Israel Spies On The US Far More Than Other Close US Allies

A US Congressional panel discussing Israel's entry into the US visa waiver program was told that Israel's espionage activities in the US "go far beyond that of other close American allies, such as Germany, France, the UK and Japan.

This according to a report in the US news magazine Newsweek, citing a current US Congressional staffer as well as a former Congressional aid.

According to the report, Israel's efforts to "steal US secrets under the cover of trade missions and joint defense technology contracts have crossed red lines."

The House Judiciary Committee, is the Congressional panel with jurisdiction on the issue of visas and whether to allow Israel into the US visa waiver program.

Permitting Israel into the visa waiver program would exempt Israeli nationals from having to produce a tourist visa, allowing them to stay in the country for a period of up to 90 days.

Until recently, the widespread perception has been that two major obstacles have kept Israel from joining the program - allegations by US officials that Israel has discriminated against Arab- and Muslim-Americans seeking entry, and a proliferation of young Israelis traveling to the United States as tourists and then working illegally.

But according to the Newsweek report, and a report from last month in the Washington DC newspaper Roll Call,intelligence officials in Washington have expressed their reservations to Congress regarding the potential harm that could be done to US national security by Israeli spies who could exploit the waiver.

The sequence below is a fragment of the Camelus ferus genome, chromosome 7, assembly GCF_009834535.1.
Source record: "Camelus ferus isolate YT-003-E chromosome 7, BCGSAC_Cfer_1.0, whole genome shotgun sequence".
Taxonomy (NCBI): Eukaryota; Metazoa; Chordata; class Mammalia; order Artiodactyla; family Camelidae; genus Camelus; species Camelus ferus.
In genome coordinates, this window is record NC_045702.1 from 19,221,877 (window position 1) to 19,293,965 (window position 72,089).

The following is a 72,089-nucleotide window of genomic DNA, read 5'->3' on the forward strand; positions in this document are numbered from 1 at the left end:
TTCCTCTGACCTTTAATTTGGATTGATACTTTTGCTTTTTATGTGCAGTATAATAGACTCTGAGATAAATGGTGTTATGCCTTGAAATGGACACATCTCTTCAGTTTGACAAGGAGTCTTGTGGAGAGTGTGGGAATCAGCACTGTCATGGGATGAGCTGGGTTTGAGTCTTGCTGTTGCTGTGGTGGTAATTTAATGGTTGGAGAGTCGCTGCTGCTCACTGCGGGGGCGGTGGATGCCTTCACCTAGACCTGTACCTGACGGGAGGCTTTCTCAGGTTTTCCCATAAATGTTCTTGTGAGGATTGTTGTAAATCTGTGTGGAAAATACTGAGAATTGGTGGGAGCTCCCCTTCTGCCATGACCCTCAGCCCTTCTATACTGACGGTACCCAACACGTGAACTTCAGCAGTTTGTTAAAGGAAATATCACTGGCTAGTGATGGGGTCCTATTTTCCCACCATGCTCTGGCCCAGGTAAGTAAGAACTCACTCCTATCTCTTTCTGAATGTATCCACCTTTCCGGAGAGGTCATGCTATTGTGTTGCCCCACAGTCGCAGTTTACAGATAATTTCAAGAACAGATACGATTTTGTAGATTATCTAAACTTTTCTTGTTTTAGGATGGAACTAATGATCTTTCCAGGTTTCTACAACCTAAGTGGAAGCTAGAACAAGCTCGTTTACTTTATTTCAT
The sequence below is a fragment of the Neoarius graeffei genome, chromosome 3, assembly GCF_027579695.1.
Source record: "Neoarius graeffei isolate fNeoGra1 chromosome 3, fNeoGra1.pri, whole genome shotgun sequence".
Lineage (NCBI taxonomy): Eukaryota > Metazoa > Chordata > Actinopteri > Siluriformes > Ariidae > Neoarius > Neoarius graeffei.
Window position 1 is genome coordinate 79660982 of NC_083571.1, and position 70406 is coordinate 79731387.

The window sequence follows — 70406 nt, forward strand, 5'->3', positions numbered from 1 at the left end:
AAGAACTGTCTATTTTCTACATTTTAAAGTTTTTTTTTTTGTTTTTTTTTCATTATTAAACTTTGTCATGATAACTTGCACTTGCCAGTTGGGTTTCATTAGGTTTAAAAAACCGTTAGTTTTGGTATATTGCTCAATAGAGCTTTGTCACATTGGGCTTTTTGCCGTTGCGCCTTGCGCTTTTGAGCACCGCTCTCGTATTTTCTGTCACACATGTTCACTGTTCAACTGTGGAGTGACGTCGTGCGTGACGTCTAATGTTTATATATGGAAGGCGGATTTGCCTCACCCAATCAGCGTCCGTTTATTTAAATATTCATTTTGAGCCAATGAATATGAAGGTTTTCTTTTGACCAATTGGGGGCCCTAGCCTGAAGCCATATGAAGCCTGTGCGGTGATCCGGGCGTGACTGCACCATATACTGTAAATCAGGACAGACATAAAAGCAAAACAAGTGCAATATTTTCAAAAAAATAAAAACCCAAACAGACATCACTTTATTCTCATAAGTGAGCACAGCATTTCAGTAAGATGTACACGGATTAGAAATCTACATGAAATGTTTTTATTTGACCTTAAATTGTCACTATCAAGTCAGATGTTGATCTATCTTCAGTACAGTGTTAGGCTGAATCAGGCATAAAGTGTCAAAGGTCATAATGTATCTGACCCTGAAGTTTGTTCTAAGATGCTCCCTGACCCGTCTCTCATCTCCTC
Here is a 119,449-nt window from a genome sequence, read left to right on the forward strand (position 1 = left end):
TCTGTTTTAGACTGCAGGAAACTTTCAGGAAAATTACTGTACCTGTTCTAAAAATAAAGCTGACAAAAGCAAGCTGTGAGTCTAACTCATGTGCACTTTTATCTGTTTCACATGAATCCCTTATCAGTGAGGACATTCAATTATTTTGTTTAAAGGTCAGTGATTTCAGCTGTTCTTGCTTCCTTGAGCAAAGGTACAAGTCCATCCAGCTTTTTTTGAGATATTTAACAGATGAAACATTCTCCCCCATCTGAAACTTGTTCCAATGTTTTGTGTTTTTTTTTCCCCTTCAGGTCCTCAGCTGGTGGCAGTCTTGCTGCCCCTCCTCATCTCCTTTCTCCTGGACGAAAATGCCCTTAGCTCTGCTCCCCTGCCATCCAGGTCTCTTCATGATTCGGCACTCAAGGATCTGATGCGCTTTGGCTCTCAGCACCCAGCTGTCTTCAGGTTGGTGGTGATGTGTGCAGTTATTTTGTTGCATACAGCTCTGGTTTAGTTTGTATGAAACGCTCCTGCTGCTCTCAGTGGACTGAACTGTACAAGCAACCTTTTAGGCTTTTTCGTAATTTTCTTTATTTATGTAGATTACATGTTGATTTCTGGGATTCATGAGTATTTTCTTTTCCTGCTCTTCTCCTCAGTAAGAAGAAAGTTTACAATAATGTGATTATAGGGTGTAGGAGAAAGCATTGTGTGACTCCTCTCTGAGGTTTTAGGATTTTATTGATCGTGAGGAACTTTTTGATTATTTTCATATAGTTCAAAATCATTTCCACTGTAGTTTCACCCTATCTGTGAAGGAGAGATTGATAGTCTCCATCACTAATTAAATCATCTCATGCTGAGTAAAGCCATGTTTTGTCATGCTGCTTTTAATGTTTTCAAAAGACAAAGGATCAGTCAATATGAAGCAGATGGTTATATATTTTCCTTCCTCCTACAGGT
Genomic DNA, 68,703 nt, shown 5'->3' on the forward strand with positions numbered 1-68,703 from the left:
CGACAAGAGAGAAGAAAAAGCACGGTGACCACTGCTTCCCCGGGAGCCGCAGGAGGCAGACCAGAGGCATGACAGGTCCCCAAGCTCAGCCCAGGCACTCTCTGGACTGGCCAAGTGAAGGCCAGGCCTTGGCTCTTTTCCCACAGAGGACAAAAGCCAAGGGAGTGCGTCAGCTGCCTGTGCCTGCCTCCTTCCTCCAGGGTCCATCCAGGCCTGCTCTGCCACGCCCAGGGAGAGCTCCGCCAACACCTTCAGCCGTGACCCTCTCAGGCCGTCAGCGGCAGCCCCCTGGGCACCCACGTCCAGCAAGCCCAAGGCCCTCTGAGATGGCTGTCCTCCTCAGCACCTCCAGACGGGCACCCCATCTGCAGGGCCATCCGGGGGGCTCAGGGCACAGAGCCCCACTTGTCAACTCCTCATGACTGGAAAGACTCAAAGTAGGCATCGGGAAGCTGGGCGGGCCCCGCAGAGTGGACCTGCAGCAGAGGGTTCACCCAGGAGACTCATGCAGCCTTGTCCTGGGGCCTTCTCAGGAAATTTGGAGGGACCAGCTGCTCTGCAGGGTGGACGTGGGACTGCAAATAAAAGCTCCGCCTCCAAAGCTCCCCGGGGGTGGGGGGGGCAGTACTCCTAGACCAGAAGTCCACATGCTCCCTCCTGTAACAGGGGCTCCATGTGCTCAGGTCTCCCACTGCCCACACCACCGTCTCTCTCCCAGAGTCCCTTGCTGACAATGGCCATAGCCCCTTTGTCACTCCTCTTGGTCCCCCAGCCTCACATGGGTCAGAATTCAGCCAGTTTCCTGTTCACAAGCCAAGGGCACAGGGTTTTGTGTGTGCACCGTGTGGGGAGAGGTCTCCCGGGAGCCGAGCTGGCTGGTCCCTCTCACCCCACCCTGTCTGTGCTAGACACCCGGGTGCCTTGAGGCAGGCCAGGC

A congressional staffer familiar with a briefing last January said that the testimony given to the panel on Israeli espionage was “very sobering…alarming…even terrifying.”


According to "Newsweek" the primary targets of Israel's spying were American industrial and technical secrets.

According to a former congressional aid cited in the report, who was present at a different classified briefing in 2013, “No other country close to the United States continues to cross the line on espionage like the Israelis do.”

“I don’t think anyone was surprised by these revelations,” the former aide said. “But when you step back and hear…that there are no other countries taking advantage of our security relationship the way the Israelis are for espionage purposes, it is quite shocking. I mean, it shouldn’t be lost on anyone that after all the hand-wringing over [Jonathan] Pollard, it’s still going on.”

With regard to the alleged Israeli espionage, Paul Pillar, the CIA’s former national intelligence officer for the Near East and South Asia, that Israel was dispatching spies to America before there even was an Israel, to gather money and materials for the cause and later the fledgling state. Pillar said key components for Israel’s nuclear bombs were clandestinely obtained in the US.

“If we give them free rein to send people over here, how are we going to stop that?” the former congressional aide asked. “They’re incredibly aggressive. They’re aggressive in all aspects of their relationship with the United States. Why would their intelligence relationship with us be any different," Pillar said.

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